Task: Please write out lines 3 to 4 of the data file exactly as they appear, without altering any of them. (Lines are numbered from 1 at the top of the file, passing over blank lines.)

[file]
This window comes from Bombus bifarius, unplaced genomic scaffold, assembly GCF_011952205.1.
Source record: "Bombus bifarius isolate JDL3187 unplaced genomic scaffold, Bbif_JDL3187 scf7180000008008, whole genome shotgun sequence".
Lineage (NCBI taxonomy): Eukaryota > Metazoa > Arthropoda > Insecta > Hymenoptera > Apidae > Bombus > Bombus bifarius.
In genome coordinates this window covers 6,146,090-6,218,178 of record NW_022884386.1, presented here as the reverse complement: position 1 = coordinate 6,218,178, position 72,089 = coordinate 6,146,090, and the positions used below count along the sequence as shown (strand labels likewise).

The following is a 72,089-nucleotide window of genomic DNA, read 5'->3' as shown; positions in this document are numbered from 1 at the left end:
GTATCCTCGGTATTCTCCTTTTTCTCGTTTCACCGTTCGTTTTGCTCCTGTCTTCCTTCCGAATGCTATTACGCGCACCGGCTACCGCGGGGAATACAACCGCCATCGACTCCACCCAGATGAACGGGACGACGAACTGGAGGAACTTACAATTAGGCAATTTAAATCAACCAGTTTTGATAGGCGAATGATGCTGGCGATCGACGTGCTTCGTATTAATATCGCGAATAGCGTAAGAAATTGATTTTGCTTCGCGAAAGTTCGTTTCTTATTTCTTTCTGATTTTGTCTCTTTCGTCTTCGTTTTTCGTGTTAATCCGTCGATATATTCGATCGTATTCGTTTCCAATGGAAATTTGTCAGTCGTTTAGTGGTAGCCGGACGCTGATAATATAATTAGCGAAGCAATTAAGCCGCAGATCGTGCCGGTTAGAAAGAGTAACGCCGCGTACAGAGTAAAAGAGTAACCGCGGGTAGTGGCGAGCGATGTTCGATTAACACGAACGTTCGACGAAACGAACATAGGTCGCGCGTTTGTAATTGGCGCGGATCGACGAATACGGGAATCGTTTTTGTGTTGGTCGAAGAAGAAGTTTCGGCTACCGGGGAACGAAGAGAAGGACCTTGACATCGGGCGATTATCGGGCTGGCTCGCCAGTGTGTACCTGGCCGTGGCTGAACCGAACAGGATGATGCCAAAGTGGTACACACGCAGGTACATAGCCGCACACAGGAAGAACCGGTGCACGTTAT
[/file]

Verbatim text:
Lineage (NCBI taxonomy): Eukaryota > Metazoa > Arthropoda > Insecta > Hymenoptera > Apidae > Bombus > Bombus bifarius.
In genome coordinates this window covers 6,146,090-6,218,178 of record NW_022884386.1, presented here as the reverse complement: position 1 = coordinate 6,218,178, position 72,089 = coordinate 6,146,090, and the positions used below count along the sequence as shown (strand labels likewise).